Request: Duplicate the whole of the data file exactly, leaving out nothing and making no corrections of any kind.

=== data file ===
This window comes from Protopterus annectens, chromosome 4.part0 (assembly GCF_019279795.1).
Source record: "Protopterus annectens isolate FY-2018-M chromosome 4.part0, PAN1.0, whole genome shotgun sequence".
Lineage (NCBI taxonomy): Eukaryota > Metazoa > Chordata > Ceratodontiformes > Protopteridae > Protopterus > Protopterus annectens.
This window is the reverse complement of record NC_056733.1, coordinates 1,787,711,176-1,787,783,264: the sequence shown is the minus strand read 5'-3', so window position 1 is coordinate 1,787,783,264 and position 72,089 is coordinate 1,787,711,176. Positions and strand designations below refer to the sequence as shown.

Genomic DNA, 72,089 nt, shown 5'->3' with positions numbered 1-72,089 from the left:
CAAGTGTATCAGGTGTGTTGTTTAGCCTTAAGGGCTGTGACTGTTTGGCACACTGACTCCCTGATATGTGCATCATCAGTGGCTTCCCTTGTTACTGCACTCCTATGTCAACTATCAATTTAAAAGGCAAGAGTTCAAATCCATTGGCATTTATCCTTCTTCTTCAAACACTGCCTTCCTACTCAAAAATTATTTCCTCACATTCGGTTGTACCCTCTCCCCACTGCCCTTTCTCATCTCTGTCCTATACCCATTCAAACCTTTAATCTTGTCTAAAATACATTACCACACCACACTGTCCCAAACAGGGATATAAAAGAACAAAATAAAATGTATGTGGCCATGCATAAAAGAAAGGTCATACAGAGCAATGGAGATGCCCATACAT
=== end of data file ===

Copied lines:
This window comes from Protopterus annectens, chromosome 4.part0 (assembly GCF_019279795.1).
Source record: "Protopterus annectens isolate FY-2018-M chromosome 4.part0, PAN1.0, whole genome shotgun sequence".
Lineage (NCBI taxonomy): Eukaryota > Metazoa > Chordata > Ceratodontiformes > Protopteridae > Protopterus > Protopterus annectens.
This window is the reverse complement of record NC_056733.1, coordinates 1,787,711,176-1,787,783,264: the sequence shown is the minus strand read 5'-3', so window position 1 is coordinate 1,787,783,264 and position 72,089 is coordinate 1,787,711,176. Positions and strand designations below refer to the sequence as shown.

Genomic DNA, 72,089 nt, shown 5'->3' with positions numbered 1-72,089 from the left:
CAAGTGTATCAGGTGTGTTGTTTAGCCTTAAGGGCTGTGACTGTTTGGCACACTGACTCCCTGATATGTGCATCATCAGTGGCTTCCCTTGTTACTGCACTCCTATGTCAACTATCAATTTAAAAGGCAAGAGTTCAAATCCATTGGCATTTATCCTTCTTCTTCAAACACTGCCTTCCTACTCAAAAATTATTTCCTCACATTCGGTTGTACCCTCTCCCCACTGCCCTTTCTCATCTCTGTCCTATACCCATTCAAACCTTTAATCTTGTCTAAAATACATTACCACACCACACTGTCCCAAACAGGGATATAAAAGAACAAAATAAAATGTATGTGGCCATGCATAAAAGAAAGGTCATACAGAGCAATGGAGATGCCCATACAT